Skip Ribbon Commands
Skip to main content



1.3. History TEHRAN Province has several archeological sites indicating settlements dating back several thousand years. Until 300 years ago, Ray was the most prominent of the cities of the province. However, the city of Tehran rose to become the larger city and capital of Iran by 1778, and since then has been the political, cultural, economical, and commercial nucleus of Iran.
Tehran has over 1500 historical sites of cultural significance registered with the Cultural Heritage Organization of Iran. The oldest of these in Tehran province are the remains of two sites in Firuzkuh County that date back to the 4th millennium BCE.
Tehran became a residence of the Safavid rulers in the 17th century. Tahmasp I built a bazaar and a wall around the city, but it somewhat fell out of favor after Abbas I turned sick when he was passing the city to go to a war with the Uzbeks.
In the early of 18th century, Karim Khan Zand ordered a palace, and a government office to be built in Tehran, possibly to declare the city his capital, but later moved his government to Shiraz. Tehran finally became the capital of Iran in 1795, when the Qajar king Agha Mohammad Khan was crowned in the city. It remains the capital to this day.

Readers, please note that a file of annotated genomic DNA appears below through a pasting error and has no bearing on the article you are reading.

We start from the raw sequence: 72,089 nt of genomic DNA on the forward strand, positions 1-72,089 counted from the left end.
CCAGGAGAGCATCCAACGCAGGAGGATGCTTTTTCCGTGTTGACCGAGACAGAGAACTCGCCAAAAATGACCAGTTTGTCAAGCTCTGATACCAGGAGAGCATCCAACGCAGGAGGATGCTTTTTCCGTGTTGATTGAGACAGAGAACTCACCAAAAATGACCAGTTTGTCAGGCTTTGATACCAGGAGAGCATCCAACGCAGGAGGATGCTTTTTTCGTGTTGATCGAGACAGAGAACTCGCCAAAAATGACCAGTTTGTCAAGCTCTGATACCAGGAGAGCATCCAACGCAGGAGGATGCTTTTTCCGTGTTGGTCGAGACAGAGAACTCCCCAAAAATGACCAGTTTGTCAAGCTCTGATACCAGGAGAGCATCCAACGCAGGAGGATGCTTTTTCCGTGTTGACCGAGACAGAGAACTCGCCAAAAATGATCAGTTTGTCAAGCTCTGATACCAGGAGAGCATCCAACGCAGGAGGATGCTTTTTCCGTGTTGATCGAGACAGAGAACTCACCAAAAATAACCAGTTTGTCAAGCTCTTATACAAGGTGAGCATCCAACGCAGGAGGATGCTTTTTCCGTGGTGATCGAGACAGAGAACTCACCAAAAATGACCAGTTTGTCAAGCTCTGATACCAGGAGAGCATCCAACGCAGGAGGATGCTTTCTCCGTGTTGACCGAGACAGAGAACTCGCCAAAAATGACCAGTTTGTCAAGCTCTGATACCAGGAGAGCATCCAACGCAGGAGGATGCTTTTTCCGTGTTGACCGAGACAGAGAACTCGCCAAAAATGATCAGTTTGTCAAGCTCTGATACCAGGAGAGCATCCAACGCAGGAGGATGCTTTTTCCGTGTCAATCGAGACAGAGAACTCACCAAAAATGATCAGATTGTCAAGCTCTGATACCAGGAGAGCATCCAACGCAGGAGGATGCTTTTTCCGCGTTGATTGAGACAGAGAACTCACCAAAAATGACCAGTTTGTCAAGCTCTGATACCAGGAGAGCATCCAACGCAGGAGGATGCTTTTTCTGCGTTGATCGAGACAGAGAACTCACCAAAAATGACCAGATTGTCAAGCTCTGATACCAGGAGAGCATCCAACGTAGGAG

In the 1920s and 30's, the city essentially was started from scratch under the rule of Reza Shah. The Tehran Bazaar was divided in half and many historic buildings were destroyed in order to build wide straight avenues in the capital. Many examples of Persian Gardens also became targets to new construction projects. During World War II, British and Soviet troops entered the city. Tehran was the site of the Tehran Conference in 1943, attended by Roosevelt, Churchill, Stalin.
In the 1960s and 70's Tehran was rapidly developing. Buildings altered the face of Tehran and ambitious projects were envisioned for the following decades. Continuing with few elements of them, such as the Milad Tower, being built in Islamic Republic decades later.
During the 1980–88 Iran–Iraq War, Tehran was the scene of repeated Scud missile attacks and air strikes against random residential and industrial targets within the city, resulting in thousands of civilian casualties. Material damage was repaired soon after each strike. Tehran attracted war refugees by the millions.

Copyright © 2014 .All Rights Reserved.
Powered By : "Samix"